The Google Pixel Buds Pro Truly Wireless' measured latency is high, but in most scenarios (music, podcasts, YouTube), this shouldn't be a problem due to the lack of video to sync with. Apps like YouTube can compensate for latency by delaying the video to maintain synchronicity.
However, for mobile gamers, this can be very noticeable. As a test, we've tried Subway Surfers on two phones (Samsung Galaxy s10e and Google Pixel 5), and in both cases, the latency was very noticeable. It was significant enough to be annoying and clearly noticeable when gaming.
We wish there were more products from Google to establish if it's a common issue with their products, but they currently have only two products in their lineup: the Pro and the A-Series. We haven't retested the A-Series yet, but we'll keep an eye out for any improvements on that front with future reviews of Google headphones.
The test is extremely precise (<1.0 ms) and consistent, as long as some important rules are followed. Resetting the audio' connections' (in ASIO4All + Voicemeeter) right before taking the measurement is necessary. Failure to do so can cause an error of about +50 ms. SBC appears to be the most sensitive to this, while wired/dongle results are almost unaffected.
Because we test using a PC, we may be unable to take advantage of apps the product may enable when paired to a phone, for example. This can cause some differences between our measurements and the actual experience when using the headphones connected to an optimized source like a phone of the same brand as the headphones.
Our final solution produces results that are only applicable using our hardware/drivers. This means a different setup could get different results that may not translate to all headphones; a user getting a latency of +12% on headphones A cannot assume headphones B would also be +12%. We do relative latency to try to isolate this risk as much as possible, but we can't state that our results will scale to smartphones, for example.
These results are more accurate than in our previous methodologies. They're also in line with what others have measured, and we've even identified headphones with problematic latency, matching community expectations and observations. Overall, our own data is more comparable, so you have a good idea of what to expect with your own unit. You can also be more confident in how the latency measurements stack up to real-life use.
From the two key objectives identified in our proof of success, we succeeded in matching the Maxwell numbers done by Audeze. As for passive latency, we judged the need to validate with an oscilloscope as unnecessary when we achieved below 1 ms measurements without any negative results.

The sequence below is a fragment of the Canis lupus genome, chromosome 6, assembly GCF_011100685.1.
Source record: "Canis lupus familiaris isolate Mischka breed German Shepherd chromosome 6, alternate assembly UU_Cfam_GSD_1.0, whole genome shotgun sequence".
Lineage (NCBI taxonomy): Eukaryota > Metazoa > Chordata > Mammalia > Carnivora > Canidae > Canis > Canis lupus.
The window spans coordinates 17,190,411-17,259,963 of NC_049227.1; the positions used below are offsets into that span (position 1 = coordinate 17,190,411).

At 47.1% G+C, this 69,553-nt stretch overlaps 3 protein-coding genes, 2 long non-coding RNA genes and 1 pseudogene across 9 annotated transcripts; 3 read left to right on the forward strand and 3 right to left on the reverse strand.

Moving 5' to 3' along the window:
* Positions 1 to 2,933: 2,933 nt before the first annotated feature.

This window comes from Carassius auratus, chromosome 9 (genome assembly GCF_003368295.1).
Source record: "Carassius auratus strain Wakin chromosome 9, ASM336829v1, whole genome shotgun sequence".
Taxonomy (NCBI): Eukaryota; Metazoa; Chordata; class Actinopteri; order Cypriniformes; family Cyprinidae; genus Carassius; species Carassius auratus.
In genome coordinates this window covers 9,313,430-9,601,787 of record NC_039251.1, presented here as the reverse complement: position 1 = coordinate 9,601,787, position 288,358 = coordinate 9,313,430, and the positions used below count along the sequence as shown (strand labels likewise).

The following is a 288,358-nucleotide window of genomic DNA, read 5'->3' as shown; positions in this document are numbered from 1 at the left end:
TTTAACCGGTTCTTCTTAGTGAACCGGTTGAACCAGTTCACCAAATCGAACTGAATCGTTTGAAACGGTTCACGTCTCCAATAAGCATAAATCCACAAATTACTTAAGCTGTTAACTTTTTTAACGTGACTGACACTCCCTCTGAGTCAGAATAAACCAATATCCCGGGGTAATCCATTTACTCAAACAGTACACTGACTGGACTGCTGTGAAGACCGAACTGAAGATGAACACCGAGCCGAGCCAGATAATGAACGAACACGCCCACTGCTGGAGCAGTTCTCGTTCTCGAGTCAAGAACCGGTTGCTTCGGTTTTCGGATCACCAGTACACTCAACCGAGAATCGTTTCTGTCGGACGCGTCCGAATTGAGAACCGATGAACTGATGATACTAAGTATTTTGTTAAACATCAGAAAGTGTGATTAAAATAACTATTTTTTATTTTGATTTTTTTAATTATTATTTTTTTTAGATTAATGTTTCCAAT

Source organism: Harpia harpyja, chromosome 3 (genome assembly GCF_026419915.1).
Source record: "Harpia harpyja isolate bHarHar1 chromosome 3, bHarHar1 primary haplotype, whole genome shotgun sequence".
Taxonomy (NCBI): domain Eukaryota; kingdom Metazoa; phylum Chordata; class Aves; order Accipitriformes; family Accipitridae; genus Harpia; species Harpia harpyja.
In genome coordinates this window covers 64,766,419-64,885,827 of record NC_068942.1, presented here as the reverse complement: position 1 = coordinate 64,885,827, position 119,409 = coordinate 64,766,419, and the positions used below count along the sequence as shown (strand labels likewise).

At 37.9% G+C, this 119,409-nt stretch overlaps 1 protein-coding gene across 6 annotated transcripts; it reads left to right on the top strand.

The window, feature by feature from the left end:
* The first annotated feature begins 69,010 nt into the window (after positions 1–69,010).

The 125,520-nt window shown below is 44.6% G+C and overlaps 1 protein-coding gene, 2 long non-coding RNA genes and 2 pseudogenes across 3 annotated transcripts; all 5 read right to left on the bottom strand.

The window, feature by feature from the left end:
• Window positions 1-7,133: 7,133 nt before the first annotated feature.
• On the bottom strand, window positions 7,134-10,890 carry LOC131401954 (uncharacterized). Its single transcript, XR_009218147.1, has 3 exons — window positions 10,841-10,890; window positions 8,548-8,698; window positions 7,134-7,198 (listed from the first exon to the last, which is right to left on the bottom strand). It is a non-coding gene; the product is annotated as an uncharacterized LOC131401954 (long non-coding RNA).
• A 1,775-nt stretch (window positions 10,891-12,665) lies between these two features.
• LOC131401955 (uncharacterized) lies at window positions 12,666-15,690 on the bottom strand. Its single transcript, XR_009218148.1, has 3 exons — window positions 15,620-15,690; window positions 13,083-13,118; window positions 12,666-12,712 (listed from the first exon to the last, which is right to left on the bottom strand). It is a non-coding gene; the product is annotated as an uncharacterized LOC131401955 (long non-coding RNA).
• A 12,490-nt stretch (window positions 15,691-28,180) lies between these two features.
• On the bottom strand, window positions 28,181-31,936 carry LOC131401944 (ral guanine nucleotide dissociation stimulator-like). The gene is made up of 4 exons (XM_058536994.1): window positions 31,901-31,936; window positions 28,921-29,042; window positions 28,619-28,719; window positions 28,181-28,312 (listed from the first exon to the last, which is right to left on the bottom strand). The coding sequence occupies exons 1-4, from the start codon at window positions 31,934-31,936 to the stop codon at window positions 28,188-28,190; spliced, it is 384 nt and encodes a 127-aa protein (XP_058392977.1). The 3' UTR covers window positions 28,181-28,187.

While we couldn't comparably add AAC latency due to a different setup being required, we think it's safer to omit it until our understanding of the codec is sufficient.
From the developed solution, here is the list of pros and cons of these changes:
+ Recorded audio samples allow you to hear the latency for yourself.
+ Precise enough to show analog latency.
+ Our relative latency numbers correlate well with the best-case scenario absolute latency.
+ Added LDAC latency.
+ Added aptX Adaptive (High Quality and Low Latency) latency.
+ Results are predictable. Helps identify erroneous measurements in cases of setup error.
- No AAC latency measurements.
- Removed iOS/Android latency-specific measurements. They were judged too dependent on the phone model.
- Some codecs are still not covered due to a lack of transmitters for PC or intentionally not covered due to new codec implementations starting to replace older ones:
 Notebookcheck, "Sony WH-1000XM4: Leaks confirm IR sensor and MediaTek Bluetooth chip for upcoming US$349.99 ANC headphones", 15 May 2020. [Online] https://www.notebookcheck.net/Sony-WH-1000XM4-Leaks-confirm-IR-sensor-and-MediaTek-Bluetooth-chip-for-upcoming-US-349-99-ANC-headphones.470252.0.html
 Reddit, aborne25, "Let's talk about the audio latency on Bluetooth headphones" https://www.reddit.com/r/headphones/comments/ugrsea/lets_talk_about_the_audio_latency_on_bluetooth/
 Audioblog, "xHE-AAC Audio Codec now in Windows 11", 20 October 2022. [Online] https://www.audioblog.iis.fraunhofer.com/xhe-aac-windows11
 Soundguys, "Android's Bluetooth latency needs a serious overhaul", March 2021. [Online] https://www.soundguys.com/android-bluetooth-latency-22732/
 Audeze, "In Response to RTings.com's Maxwell Review", 25 April 2023. [Online] https://www.audeze.com/blogs/publication-reviews/in-response-to-rtings-coms-maxwell-review
 RTINGS.com, Omelette, "Testing for audible wireless codec compression", 3 May 2023. [Online] https://www.rtings.com/discussions/GkuuGaPto5SntJsp/testing-for-audible-wireless-codec-compression
 RTINGS.com, fowaddaud, "JBL Live Pro 2 TWS True Wireless: Main Discussion", March 2023. [Online] https://www.rtings.com/discussions/B_2k11q_Aj7f3w6I/review-updates-jbl-live-pro-2-tws-true-wireless
 RTINGS.com, jBryant, "There is no way latency is only 17 ms.", May 2023. [Online] https://www.rtings.com/discussions/1hJYg4DgQm4nj30F/there-is-no-way-latency-is-only-17-ms